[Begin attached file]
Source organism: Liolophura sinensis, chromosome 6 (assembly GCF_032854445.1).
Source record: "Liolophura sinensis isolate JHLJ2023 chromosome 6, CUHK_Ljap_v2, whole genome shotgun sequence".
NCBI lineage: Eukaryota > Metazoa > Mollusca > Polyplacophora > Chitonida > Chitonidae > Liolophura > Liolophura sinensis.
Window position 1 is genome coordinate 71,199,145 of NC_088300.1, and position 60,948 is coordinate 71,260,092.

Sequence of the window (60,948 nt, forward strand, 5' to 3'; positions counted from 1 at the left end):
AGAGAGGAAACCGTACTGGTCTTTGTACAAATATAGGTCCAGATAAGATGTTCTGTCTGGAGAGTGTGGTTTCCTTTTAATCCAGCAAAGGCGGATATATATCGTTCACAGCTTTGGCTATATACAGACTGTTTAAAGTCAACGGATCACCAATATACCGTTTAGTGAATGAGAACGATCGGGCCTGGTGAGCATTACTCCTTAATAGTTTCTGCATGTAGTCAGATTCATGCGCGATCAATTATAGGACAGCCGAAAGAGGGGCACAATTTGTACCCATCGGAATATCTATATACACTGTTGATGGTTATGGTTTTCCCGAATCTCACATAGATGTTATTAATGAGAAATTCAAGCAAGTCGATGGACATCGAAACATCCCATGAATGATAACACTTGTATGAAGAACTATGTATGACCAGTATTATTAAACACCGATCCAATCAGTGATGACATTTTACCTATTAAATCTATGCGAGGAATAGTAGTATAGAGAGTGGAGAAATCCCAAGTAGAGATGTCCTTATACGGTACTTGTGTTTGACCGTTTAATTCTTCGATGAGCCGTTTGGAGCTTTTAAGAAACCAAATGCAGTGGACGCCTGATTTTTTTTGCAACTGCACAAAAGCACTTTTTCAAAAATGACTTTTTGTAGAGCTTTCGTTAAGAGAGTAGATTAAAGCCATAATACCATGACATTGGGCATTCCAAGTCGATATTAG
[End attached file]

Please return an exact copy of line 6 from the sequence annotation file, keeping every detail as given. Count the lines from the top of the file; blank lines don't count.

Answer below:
AGAGAGGAAACCGTACTGGTCTTTGTACAAATATAGGTCCAGATAAGATGTTCTGTCTGGAGAGTGTGGTTTCCTTTTAATCCAGCAAAGGCGGATATATATCGTTCACAGCTTTGGCTATATACAGACTGTTTAAAGTCAACGGATCACCAATATACCGTTTAGTGAATGAGAACGATCGGGCCTGGTGAGCATTACTCCTTAATAGTTTCTGCATGTAGTCAGATTCATGCGCGATCAATTATAGGACAGCCGAAAGAGGGGCACAATTTGTACCCATCGGAATATCTATATACACTGTTGATGGTTATGGTTTTCCCGAATCTCACATAGATGTTATTAATGAGAAATTCAAGCAAGTCGATGGACATCGAAACATCCCATGAATGATAACACTTGTATGAAGAACTATGTATGACCAGTATTATTAAACACCGATCCAATCAGTGATGACATTTTACCTATTAAATCTATGCGAGGAATAGTAGTATAGAGAGTGGAGAAATCCCAAGTAGAGATGTCCTTATACGGTACTTGTGTTTGACCGTTTAATTCTTCGATGAGCCGTTTGGAGCTTTTAAGAAACCAAATGCAGTGGACGCCTGATTTTTTTTGCAACTGCACAAAAGCACTTTTTCAAAAATGACTTTTTGTAGAGCTTTCGTTAAGAGAGTAGATTAAAGCCATAATACCATGACATTGGGCATTCCAAGTCGATATTAG